May 16, 2018
Meet Calumma uetzi, a rainbow-colored chameleon from Madagascar that was just named after a VCU professor
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A newly identified species of chameleon found in the forests of northern Madagascar has been named in honor of the Virginia Commonwealth University professor who created the Reptile Database, a catalog of reptile species and classification that is relied upon by scientists and hobbyists around the world who study reptiles.
The spectacularly rainbow-colored chameleon, Calumma uetzi, has been named after Peter Uetz, Ph.D., an associate professor of systems biology and bioinformatics in the Center for the Study of Biological Complexity in VCU Life Sciences.
“This species is dedicated to our colleague and friend Peter Uetz, who developed and has maintained the Reptile Database voluntarily for [more than] 20 years,” wrote the researchers who discovered the chameleon species. “This database is the most important online resource for information on reptile species, thereby providing a priceless service to herpetology and a model for what should be available for all organism groups.”
The newly identified chameleon was one of three species discovered by a team of researchers from the Zoologische Staatssammlung München (the Bavarian State Collection of Zoology) who published their findings in April in the Zoological Journal of the Linnean Society.
The study, led by David Prötzel, a doctoral student at Ludwig Maximilian University of Munich, describes Calumma uetzi as characterized by spectacular display coloration in males, clearly notched occipital lobes, and females with a dorsal crest.
“The gorgeous display colouration of the new species, which makes it easily distinguishable from all other species, is at its most magnificent when individuals of both sexes encounter one another,” according to an article by Ludwig Maximilian University of Munich. “Then, the male tries to impress the female with a raucous display of yellow, violet, and red. Yet these flashy colours alone are no guarantee of success; an unreceptive female will turn on a male, mouth agape, darkening her own skin to the point of nearly black.”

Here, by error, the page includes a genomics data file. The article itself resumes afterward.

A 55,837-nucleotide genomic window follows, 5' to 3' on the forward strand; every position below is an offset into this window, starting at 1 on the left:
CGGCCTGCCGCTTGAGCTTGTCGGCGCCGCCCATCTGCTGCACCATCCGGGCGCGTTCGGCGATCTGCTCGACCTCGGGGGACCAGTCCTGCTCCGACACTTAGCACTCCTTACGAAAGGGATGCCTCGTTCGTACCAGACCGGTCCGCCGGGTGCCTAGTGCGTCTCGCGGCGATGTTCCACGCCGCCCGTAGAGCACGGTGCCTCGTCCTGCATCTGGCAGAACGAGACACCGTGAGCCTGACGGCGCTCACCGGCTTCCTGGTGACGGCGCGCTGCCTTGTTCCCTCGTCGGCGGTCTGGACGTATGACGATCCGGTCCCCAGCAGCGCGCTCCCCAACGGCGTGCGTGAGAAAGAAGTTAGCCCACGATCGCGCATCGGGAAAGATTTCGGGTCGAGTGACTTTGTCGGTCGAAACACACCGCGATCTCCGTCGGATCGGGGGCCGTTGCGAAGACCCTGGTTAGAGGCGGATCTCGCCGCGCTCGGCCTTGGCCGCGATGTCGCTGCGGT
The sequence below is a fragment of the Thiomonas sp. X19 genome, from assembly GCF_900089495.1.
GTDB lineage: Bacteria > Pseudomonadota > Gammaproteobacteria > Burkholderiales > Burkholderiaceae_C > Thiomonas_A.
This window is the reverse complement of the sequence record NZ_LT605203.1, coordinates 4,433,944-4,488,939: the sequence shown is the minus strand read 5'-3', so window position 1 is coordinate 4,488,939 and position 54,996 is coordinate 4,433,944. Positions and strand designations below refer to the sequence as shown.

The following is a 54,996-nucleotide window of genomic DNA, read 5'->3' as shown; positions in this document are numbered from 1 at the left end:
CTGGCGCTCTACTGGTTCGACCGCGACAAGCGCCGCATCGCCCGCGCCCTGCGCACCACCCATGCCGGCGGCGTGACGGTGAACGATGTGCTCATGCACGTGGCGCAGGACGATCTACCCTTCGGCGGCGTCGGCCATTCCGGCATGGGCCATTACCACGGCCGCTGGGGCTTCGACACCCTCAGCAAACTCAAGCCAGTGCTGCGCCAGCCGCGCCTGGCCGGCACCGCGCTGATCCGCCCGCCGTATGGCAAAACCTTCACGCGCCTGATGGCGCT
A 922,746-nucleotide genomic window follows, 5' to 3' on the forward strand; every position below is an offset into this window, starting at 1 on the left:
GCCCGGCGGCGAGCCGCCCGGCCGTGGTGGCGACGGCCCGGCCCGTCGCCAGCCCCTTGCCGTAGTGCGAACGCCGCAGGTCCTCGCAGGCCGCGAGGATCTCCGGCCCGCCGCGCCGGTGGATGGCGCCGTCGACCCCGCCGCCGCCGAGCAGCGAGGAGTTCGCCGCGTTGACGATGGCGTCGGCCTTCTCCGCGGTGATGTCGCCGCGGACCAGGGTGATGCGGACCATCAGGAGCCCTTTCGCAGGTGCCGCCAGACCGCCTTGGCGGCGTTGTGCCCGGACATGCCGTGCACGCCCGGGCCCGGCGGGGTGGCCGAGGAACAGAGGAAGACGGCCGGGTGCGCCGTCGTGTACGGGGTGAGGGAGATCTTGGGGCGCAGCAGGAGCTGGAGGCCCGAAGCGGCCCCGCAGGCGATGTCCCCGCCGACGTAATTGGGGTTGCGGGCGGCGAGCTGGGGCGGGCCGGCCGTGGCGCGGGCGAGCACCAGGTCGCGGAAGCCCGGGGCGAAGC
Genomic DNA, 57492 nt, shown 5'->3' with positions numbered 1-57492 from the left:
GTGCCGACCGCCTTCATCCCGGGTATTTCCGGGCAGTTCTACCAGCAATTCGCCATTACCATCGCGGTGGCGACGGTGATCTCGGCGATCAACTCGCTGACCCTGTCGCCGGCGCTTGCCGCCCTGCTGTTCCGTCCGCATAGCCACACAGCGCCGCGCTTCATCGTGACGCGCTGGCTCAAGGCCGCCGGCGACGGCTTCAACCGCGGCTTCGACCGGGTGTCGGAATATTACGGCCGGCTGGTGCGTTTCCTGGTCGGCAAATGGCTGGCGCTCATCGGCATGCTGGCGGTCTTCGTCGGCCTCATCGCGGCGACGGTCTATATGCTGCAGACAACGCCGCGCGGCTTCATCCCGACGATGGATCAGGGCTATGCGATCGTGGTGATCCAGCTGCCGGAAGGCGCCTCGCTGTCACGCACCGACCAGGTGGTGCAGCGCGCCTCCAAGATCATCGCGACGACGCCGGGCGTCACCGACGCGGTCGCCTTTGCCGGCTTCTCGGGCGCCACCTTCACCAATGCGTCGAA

The principal habitat of Calumma uetzi, the researchers found, is primarily mid-elevation rainforest.
“Most individuals were found at night roosting in the vegetation on thin branches or on the tip of leaves [approximately] 1-3 [meters] above the forest floor and had red mites between the fingers and toes,” according to the study. “When a male and a female were put in close proximity on the same branch, both sexes quickly changed colour and became brightly coloured, and the female threatened the male with an open mouth. In other cases, one of the individuals moved away to avoid closer contact. In one, case the artificial encounter led to a possible mating attempt.”
Uetz said he is flattered to have a chameleon named in his honor, especially one such as Calumma uetzi.
“It's one thing to have a species named after you,” he said, “but it's another thing to have a really nice and pretty species named after you.”
Uetz founded the Reptile Database while working on his thesis project, which focused on proteins involved in vertebrate limb development, as a graduate student at the European Molecular Biology Laboratory in Heidelberg, Germany, in 1995.
Since then, the database has become an indispensable resource for those who study lizards, snakes, turtles, crocodiles and other reptiles. As of March, the database included information on 10,711 species.
Frank Glaw, Ph.D., head of the herpetology section of the Zoologische Staatssammlung München, worked on the study and had the idea to name the species after Uetz.
“Peter Uetz has done a very important job for the herpetological community for more than 20 years, so it was more than appropriate to dedicate this beautiful new chameleon to him,” Glaw said. “We use the Reptile Database very intensively for our research and I am sure that most other herpetologists and many others do the same. The Reptile Database is also very often cited in scientific papers demonstrating its enormous relevance for the herpetological research.”
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